Anthony Bourdain’s ‘Appetites A Cookbook’ is a winner
I love cookbooks. I probably own a couple hundred plus those I inherited from my parents. I also have boxes and binders of my mother’s recipes.
The key to a good cookbook is the aha moment. The moment you realize, “I can do that,” after reading a recipe.
Those are my go-to cookbooks. The ones with folded page corners, worn pages, or food stains.
Anthony Bourdain, the Gonzo journalist of the food world, wrote such a cookbook, “Appetites A Cookbook.” My daughter gave me a copy for Christmas.
This is not a run of the mill cookbook filled with typical food porn and formulaic recipes. “Appetites” is entertaining. That is unusual. Cookbooks are not supposed to be entertaining.
Bourdain writes in the vernacular, sprinkling in some profanity, and other NSFW comments. The photography is artful, a cross between humor, slasher food porn, and mess. Arty mess. Cooking is a messy task.
There are how-to instructions, simply explained. Most of the recipes are easy to replicate. Others can be replicated if you can find the ingredients. In Chicago, that is not a problem.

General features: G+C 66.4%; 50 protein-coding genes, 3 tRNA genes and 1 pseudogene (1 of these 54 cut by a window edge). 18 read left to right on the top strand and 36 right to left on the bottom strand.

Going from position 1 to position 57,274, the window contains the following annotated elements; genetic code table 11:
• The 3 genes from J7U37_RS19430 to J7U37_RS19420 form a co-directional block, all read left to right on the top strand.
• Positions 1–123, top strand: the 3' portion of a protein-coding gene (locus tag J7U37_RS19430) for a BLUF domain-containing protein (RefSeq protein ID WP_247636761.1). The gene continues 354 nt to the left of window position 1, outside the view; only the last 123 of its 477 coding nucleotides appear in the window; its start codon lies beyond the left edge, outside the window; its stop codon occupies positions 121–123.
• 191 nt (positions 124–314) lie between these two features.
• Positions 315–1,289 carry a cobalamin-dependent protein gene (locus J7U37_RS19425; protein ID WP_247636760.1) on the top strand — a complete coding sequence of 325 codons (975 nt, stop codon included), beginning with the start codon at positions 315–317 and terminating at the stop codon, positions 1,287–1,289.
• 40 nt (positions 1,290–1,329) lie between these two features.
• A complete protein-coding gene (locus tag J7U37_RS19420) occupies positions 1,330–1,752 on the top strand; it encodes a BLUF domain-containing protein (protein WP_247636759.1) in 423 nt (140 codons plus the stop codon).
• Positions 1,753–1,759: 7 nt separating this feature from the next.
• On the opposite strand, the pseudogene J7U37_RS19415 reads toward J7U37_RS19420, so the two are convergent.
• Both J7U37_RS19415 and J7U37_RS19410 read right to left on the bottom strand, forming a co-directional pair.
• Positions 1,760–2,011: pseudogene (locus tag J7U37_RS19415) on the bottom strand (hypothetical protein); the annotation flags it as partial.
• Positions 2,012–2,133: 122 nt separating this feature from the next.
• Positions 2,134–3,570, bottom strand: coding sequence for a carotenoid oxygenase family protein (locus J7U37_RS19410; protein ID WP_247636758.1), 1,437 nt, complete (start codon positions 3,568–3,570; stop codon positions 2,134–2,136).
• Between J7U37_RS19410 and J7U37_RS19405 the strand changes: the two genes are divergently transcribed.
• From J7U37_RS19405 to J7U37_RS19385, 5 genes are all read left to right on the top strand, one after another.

The recipes include the run of the mill, like meatloaf, omelets, pasta, basic tomato sauce, burgers, steak, and side dishes. There are also some of Bourdain’s personal favorites from his travels around the world. Portuguese squid and octopus soup, laksa, and budae jjigae (Korean army stew) are a few examples.
This is a book for people who cook. Bourdain assumes readers have basic equipment like heavy bottomed pots and pans, sheet pans, cast iron skillets, or other cookware and utensils people who cook own. This is not a bad thing. If you cook or want to cook well and often, you need the proper equipment.
The dishes from his travels are interesting. You can amaze your family and friends with them. One example is Do chua with herbs, scallions, sprouts, and eggs. It is a Vietnamese quick pickle salad. It is full of vibrant color that begs you to eat it.
There is a section on stocks, sauces, and dressings. It contains the basics everyone should know how to make along with octopus stock and an unusual mixed fruit chutney.
If you love to cook, want to put more interesting food on the table, and need an easy guide, “Appetites” is the cookbook you should own. Even if you only added a few of the recipes to your repertoire, it is well worth the price.